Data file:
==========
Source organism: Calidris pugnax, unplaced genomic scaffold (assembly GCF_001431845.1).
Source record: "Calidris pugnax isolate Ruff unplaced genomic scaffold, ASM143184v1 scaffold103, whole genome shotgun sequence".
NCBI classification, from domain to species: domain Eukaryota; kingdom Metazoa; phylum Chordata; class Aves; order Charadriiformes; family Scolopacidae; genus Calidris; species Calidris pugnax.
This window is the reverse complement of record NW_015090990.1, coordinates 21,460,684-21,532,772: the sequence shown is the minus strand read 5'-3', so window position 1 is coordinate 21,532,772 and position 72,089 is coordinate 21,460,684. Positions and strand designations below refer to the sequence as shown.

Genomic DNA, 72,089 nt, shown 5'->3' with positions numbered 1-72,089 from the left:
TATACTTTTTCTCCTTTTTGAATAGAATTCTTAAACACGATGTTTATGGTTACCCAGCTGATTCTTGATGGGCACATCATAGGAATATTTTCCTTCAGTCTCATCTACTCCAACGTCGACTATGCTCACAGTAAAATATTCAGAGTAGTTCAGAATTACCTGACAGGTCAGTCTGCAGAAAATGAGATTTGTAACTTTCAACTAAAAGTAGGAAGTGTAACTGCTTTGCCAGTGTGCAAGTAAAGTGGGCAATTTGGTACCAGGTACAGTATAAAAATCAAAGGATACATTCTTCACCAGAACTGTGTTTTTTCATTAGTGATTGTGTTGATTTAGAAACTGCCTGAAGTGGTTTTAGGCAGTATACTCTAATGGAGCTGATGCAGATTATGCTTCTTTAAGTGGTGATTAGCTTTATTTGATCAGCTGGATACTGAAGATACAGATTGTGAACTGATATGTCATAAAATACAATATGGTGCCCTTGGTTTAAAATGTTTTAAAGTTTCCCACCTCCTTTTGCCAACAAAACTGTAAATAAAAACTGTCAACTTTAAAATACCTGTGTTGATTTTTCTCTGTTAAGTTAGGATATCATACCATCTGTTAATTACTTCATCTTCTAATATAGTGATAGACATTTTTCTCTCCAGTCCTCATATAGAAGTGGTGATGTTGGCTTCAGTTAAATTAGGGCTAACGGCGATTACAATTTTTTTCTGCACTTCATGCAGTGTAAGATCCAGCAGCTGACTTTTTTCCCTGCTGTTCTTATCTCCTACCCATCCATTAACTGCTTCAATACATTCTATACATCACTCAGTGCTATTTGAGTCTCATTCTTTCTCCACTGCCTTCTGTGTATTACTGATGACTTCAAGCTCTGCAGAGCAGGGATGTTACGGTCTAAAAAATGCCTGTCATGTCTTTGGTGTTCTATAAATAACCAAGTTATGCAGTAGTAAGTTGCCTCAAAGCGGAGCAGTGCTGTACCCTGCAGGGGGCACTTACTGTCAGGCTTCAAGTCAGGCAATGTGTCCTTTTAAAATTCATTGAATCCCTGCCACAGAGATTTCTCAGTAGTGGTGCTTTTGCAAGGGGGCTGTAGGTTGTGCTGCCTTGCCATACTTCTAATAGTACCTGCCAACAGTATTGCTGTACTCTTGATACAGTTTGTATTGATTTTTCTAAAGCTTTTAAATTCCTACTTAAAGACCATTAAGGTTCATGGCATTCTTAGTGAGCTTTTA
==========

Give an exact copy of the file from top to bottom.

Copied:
Source organism: Calidris pugnax, unplaced genomic scaffold (assembly GCF_001431845.1).
Source record: "Calidris pugnax isolate Ruff unplaced genomic scaffold, ASM143184v1 scaffold103, whole genome shotgun sequence".
NCBI classification, from domain to species: domain Eukaryota; kingdom Metazoa; phylum Chordata; class Aves; order Charadriiformes; family Scolopacidae; genus Calidris; species Calidris pugnax.
This window is the reverse complement of record NW_015090990.1, coordinates 21,460,684-21,532,772: the sequence shown is the minus strand read 5'-3', so window position 1 is coordinate 21,532,772 and position 72,089 is coordinate 21,460,684. Positions and strand designations below refer to the sequence as shown.

Genomic DNA, 72,089 nt, shown 5'->3' with positions numbered 1-72,089 from the left:
TATACTTTTTCTCCTTTTTGAATAGAATTCTTAAACACGATGTTTATGGTTACCCAGCTGATTCTTGATGGGCACATCATAGGAATATTTTCCTTCAGTCTCATCTACTCCAACGTCGACTATGCTCACAGTAAAATATTCAGAGTAGTTCAGAATTACCTGACAGGTCAGTCTGCAGAAAATGAGATTTGTAACTTTCAACTAAAAGTAGGAAGTGTAACTGCTTTGCCAGTGTGCAAGTAAAGTGGGCAATTTGGTACCAGGTACAGTATAAAAATCAAAGGATACATTCTTCACCAGAACTGTGTTTTTTCATTAGTGATTGTGTTGATTTAGAAACTGCCTGAAGTGGTTTTAGGCAGTATACTCTAATGGAGCTGATGCAGATTATGCTTCTTTAAGTGGTGATTAGCTTTATTTGATCAGCTGGATACTGAAGATACAGATTGTGAACTGATATGTCATAAAATACAATATGGTGCCCTTGGTTTAAAATGTTTTAAAGTTTCCCACCTCCTTTTGCCAACAAAACTGTAAATAAAAACTGTCAACTTTAAAATACCTGTGTTGATTTTTCTCTGTTAAGTTAGGATATCATACCATCTGTTAATTACTTCATCTTCTAATATAGTGATAGACATTTTTCTCTCCAGTCCTCATATAGAAGTGGTGATGTTGGCTTCAGTTAAATTAGGGCTAACGGCGATTACAATTTTTTTCTGCACTTCATGCAGTGTAAGATCCAGCAGCTGACTTTTTTCCCTGCTGTTCTTATCTCCTACCCATCCATTAACTGCTTCAATACATTCTATACATCACTCAGTGCTATTTGAGTCTCATTCTTTCTCCACTGCCTTCTGTGTATTACTGATGACTTCAAGCTCTGCAGAGCAGGGATGTTACGGTCTAAAAAATGCCTGTCATGTCTTTGGTGTTCTATAAATAACCAAGTTATGCAGTAGTAAGTTGCCTCAAAGCGGAGCAGTGCTGTACCCTGCAGGGGGCACTTACTGTCAGGCTTCAAGTCAGGCAATGTGTCCTTTTAAAATTCATTGAATCCCTGCCACAGAGATTTCTCAGTAGTGGTGCTTTTGCAAGGGGGCTGTAGGTTGTGCTGCCTTGCCATACTTCTAATAGTACCTGCCAACAGTATTGCTGTACTCTTGATACAGTTTGTATTGATTTTTCTAAAGCTTTTAAATTCCTACTTAAAGACCATTAAGGTTCATGGCATTCTTAGTGAGCTTTTA